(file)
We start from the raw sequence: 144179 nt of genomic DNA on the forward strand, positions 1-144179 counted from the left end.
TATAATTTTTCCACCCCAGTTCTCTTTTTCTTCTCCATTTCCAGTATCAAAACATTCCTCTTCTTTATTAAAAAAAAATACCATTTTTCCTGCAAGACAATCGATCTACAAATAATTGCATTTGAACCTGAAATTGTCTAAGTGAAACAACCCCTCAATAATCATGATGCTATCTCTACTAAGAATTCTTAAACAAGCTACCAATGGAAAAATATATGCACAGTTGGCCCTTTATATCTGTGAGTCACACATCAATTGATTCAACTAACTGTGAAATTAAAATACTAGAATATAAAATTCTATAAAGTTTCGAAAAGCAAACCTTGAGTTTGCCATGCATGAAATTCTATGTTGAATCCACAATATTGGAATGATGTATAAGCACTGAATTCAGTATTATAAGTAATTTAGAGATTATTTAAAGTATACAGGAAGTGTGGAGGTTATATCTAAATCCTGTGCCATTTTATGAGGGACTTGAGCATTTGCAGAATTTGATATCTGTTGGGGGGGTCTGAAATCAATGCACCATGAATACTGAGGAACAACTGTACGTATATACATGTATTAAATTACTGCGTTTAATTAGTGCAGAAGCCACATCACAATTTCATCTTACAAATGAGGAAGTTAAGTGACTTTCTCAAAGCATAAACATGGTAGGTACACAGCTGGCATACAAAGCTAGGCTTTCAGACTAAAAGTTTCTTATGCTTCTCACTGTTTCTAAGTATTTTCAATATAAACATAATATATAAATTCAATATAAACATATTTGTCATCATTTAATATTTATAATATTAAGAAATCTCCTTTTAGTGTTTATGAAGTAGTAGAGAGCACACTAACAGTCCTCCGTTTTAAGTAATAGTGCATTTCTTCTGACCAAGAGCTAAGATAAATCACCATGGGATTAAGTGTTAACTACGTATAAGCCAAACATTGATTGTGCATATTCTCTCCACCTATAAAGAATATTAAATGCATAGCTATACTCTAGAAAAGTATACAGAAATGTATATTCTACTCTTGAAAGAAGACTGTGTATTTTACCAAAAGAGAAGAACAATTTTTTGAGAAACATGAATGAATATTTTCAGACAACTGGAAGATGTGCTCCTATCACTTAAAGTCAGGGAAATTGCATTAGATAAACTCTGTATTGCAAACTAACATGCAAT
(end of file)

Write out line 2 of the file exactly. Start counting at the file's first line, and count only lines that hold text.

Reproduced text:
TATAATTTTTCCACCCCAGTTCTCTTTTTCTTCTCCATTTCCAGTATCAAAACATTCCTCTTCTTTATTAAAAAAAAATACCATTTTTCCTGCAAGACAATCGATCTACAAATAATTGCATTTGAACCTGAAATTGTCTAAGTGAAACAACCCCTCAATAATCATGATGCTATCTCTACTAAGAATTCTTAAACAAGCTACCAATGGAAAAATATATGCACAGTTGGCCCTTTATATCTGTGAGTCACACATCAATTGATTCAACTAACTGTGAAATTAAAATACTAGAATATAAAATTCTATAAAGTTTCGAAAAGCAAACCTTGAGTTTGCCATGCATGAAATTCTATGTTGAATCCACAATATTGGAATGATGTATAAGCACTGAATTCAGTATTATAAGTAATTTAGAGATTATTTAAAGTATACAGGAAGTGTGGAGGTTATATCTAAATCCTGTGCCATTTTATGAGGGACTTGAGCATTTGCAGAATTTGATATCTGTTGGGGGGGTCTGAAATCAATGCACCATGAATACTGAGGAACAACTGTACGTATATACATGTATTAAATTACTGCGTTTAATTAGTGCAGAAGCCACATCACAATTTCATCTTACAAATGAGGAAGTTAAGTGACTTTCTCAAAGCATAAACATGGTAGGTACACAGCTGGCATACAAAGCTAGGCTTTCAGACTAAAAGTTTCTTATGCTTCTCACTGTTTCTAAGTATTTTCAATATAAACATAATATATAAATTCAATATAAACATATTTGTCATCATTTAATATTTATAATATTAAGAAATCTCCTTTTAGTGTTTATGAAGTAGTAGAGAGCACACTAACAGTCCTCCGTTTTAAGTAATAGTGCATTTCTTCTGACCAAGAGCTAAGATAAATCACCATGGGATTAAGTGTTAACTACGTATAAGCCAAACATTGATTGTGCATATTCTCTCCACCTATAAAGAATATTAAATGCATAGCTATACTCTAGAAAAGTATACAGAAATGTATATTCTACTCTTGAAAGAAGACTGTGTATTTTACCAAAAGAGAAGAACAATTTTTTGAGAAACATGAATGAATATTTTCAGACAACTGGAAGATGTGCTCCTATCACTTAAAGTCAGGGAAATTGCATTAGATAAACTCTGTATTGCAAACTAACATGCAAT